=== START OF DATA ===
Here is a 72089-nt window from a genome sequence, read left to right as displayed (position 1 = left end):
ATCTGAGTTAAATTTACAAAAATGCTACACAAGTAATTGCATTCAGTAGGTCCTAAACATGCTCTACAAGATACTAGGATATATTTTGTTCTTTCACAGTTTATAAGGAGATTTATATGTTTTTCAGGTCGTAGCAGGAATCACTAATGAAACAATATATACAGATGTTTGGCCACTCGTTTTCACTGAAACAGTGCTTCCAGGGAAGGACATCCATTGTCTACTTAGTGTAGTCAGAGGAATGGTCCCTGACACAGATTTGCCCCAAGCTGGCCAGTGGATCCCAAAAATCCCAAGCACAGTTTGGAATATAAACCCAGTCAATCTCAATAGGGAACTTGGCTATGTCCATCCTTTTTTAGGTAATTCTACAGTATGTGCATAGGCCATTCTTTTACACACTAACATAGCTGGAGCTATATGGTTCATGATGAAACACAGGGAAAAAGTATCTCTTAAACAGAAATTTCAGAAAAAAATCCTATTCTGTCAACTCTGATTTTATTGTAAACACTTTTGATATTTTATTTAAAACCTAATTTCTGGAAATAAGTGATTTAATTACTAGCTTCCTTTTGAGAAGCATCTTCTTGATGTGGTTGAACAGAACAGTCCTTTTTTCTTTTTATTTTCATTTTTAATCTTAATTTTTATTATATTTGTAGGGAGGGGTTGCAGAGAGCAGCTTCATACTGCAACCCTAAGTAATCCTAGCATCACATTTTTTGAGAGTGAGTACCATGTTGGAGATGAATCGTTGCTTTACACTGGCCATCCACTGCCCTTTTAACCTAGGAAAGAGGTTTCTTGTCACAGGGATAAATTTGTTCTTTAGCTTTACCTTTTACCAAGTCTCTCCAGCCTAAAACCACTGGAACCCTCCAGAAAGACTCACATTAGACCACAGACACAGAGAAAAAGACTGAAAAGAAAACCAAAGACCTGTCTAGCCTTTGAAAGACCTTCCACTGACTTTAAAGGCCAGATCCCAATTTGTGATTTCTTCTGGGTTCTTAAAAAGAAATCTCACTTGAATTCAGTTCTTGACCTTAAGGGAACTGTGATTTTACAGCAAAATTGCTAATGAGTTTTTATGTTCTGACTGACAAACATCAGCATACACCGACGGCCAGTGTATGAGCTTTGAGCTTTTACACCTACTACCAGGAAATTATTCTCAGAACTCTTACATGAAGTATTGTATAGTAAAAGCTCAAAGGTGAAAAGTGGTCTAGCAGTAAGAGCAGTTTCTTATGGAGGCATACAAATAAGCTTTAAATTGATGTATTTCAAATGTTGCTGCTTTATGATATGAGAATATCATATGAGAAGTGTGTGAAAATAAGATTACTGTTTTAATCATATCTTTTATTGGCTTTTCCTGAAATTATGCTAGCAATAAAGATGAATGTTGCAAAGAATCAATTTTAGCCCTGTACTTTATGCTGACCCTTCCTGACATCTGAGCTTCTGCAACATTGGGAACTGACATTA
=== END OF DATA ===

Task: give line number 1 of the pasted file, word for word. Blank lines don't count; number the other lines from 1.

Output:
Here is a 72089-nt window from a genome sequence, read left to right as displayed (position 1 = left end):